* Исследование выполнено при финансовой поддержке Хунты Кастилии и Леона, Европейского общественного фонда (программа 2014-2020 для Кастилии и Леона), Ассоциации американистики Испании (SAAS), Института Франклина (UAH) (грант «Вашингтон Ирвинг»), программы Erasmus+ (исследовательский проект «Гостеприимство в европейском кино» № 2017-1-ES01-KA203.038181), Министерства экономики и конкурентноспособности Испании (исследовательский проект «Критическая история этнической американской литературы: межкультурный подход» № FFI2015-64137-P). Автор выражает глубокую благодарность за оказанную поддержку.

The examination of the past as the outcome of present uncertainties has become a repeated practice in the writing of literature, refiguring the implications that go with the notion of that which was but no longer is. Understanding past events as necessarily over is a conception inherently tied to a linear configuration of time, which implies that we are only capable of moving forward in a horizontal straight temporal line, unaffected by events that took place a long time ago. This notion seems invalid for modernist poets who, instead, subscribe to Ortega y Gasset's conception of the past. Ortega perceives history as a living entity that cyclically renews itself and thus continues to affect the present.1 For poets like Pound, past events are not deemed past because they reflect that which happened to other people long ago, but because they tell us what was, is and, in a way, will be. They set the ground for self-interpretation and help us identify our place in the world and our world as a place.

One could thus claim that the modernist poet resorts to the organic relation between image and word Ernest Fenollosa once saw in the ideogram2 to gather those elements that can help him make sense of the degenerating world surrounding him; to, perhaps, heal from memory into imagined space. In this paper, I will examine Pound's new theory of the poetic image conceived as the interaction of images and words through which the poet favors natural associations and tries to restore historical pasts by means of 'ideogrammic memory.' I will present an overview of Pound's application of this theory in the Cantos, where it solidified most evidently, to later analyze the relevance of the moments of illumination that fill the poem with light. In his vorticist manifesto, Pound already advocated for the juxtaposition of picture and discourse to create a mobile, visual logos, a "VORTEX [...] into which ideas are constantly rushing."3 Drawing on Fenollosa's views on the Chinese ideogram, Pound's writing in the Cantos becomes the place from which and into which the poet can restore the past, acquiring a new sense of the present and of history. And, in so doing, he repairs shattered postwar landscapes.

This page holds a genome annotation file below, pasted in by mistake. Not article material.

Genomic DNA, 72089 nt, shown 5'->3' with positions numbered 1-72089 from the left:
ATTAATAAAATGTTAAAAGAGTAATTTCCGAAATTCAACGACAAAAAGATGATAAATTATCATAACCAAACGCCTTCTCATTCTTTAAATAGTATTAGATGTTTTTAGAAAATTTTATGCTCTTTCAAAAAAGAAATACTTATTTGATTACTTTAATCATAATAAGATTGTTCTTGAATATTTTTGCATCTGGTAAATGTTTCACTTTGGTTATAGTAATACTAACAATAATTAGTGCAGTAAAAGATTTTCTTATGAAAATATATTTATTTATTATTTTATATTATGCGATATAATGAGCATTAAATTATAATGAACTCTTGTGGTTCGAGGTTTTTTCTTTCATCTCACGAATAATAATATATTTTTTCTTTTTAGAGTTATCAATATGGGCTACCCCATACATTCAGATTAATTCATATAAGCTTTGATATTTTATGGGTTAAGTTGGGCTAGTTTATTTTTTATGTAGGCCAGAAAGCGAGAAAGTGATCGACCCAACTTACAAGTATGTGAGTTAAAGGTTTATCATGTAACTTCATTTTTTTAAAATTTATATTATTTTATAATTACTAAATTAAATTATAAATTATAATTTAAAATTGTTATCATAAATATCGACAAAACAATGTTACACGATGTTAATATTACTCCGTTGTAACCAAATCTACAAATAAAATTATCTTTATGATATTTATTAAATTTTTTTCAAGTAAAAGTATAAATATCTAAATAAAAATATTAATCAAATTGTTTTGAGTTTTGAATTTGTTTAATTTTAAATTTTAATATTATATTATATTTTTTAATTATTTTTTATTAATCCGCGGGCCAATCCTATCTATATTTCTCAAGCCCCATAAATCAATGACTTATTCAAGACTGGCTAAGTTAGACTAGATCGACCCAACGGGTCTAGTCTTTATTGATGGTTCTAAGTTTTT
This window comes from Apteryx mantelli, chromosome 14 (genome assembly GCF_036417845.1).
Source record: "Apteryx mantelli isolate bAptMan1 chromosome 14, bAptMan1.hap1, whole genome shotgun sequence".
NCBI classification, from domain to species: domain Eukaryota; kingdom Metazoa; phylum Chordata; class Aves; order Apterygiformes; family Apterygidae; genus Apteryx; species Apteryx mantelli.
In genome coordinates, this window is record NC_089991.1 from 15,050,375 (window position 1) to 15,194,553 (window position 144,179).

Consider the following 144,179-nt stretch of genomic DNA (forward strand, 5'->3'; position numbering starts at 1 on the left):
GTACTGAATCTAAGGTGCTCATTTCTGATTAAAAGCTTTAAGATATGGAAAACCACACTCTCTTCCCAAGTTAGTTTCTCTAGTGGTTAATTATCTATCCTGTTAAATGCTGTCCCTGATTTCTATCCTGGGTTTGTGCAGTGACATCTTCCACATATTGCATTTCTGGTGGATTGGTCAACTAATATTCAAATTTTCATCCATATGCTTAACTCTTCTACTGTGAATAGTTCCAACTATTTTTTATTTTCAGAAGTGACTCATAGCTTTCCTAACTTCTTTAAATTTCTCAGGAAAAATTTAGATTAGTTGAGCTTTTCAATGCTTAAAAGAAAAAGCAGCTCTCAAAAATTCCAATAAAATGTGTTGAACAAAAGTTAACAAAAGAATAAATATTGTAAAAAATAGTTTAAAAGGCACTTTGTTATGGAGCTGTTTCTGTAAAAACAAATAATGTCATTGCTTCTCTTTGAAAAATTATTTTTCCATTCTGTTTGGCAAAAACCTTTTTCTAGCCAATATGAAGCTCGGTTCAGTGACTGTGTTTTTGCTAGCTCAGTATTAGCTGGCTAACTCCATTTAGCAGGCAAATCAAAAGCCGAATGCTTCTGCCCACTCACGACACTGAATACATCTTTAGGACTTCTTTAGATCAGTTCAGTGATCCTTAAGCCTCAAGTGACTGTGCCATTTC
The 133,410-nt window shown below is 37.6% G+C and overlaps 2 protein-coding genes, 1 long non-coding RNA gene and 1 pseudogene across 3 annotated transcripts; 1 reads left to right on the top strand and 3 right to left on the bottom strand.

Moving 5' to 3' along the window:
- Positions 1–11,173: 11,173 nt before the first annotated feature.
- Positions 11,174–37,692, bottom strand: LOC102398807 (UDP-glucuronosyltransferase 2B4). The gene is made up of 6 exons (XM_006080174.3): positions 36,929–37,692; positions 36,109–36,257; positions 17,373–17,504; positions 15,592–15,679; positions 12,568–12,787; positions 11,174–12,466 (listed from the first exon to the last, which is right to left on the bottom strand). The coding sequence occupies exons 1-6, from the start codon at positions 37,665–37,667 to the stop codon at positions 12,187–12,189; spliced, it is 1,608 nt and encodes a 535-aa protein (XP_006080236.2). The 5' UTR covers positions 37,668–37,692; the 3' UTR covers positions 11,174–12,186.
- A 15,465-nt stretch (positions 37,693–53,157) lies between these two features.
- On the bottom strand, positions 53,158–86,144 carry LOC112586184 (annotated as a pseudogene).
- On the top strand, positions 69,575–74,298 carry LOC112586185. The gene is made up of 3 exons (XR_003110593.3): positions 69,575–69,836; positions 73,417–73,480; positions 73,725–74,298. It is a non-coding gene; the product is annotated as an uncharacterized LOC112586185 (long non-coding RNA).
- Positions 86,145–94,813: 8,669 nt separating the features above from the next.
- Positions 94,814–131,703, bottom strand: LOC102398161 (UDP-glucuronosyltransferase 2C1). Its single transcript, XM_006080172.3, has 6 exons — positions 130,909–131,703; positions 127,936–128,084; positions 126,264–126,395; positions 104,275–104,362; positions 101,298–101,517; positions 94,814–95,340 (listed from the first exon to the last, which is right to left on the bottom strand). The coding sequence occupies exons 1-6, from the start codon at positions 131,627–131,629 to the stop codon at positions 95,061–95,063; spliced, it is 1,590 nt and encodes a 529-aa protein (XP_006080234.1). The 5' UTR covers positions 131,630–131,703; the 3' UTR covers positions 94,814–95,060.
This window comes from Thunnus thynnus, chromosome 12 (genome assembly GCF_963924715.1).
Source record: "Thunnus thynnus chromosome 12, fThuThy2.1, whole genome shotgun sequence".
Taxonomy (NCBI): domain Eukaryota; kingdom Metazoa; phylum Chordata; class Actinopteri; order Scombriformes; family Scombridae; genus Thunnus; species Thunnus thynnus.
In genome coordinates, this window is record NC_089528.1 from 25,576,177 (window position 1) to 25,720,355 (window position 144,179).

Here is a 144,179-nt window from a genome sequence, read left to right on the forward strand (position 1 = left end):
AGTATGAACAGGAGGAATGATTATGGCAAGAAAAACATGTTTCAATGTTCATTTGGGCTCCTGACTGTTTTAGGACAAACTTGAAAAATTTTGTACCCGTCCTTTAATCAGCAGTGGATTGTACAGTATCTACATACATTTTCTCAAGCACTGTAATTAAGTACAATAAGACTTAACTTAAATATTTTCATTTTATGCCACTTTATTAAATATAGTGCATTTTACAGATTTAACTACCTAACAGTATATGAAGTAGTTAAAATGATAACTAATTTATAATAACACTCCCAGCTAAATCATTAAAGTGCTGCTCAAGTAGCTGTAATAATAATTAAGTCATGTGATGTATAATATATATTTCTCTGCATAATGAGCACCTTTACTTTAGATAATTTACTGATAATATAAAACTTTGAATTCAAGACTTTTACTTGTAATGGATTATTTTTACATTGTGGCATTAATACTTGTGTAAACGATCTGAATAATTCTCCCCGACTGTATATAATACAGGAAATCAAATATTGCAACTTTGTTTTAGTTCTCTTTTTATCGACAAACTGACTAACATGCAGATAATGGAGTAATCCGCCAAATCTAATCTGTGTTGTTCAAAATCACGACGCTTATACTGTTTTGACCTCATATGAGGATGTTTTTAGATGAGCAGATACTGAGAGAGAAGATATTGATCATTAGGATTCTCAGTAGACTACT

1 Ortega y Gasset, J. History as System, transl. by Helene Weyl. New York: Norton, 1961: 212.

2 Fenollosa, E. The Chinese Written Character as a Medium for Poetry. San Francisco, CA: City Lights Books, 1964.

3 Pound, E. A Memoir of Gaudier-Brzeska. New York: John Lane, 1916: 106.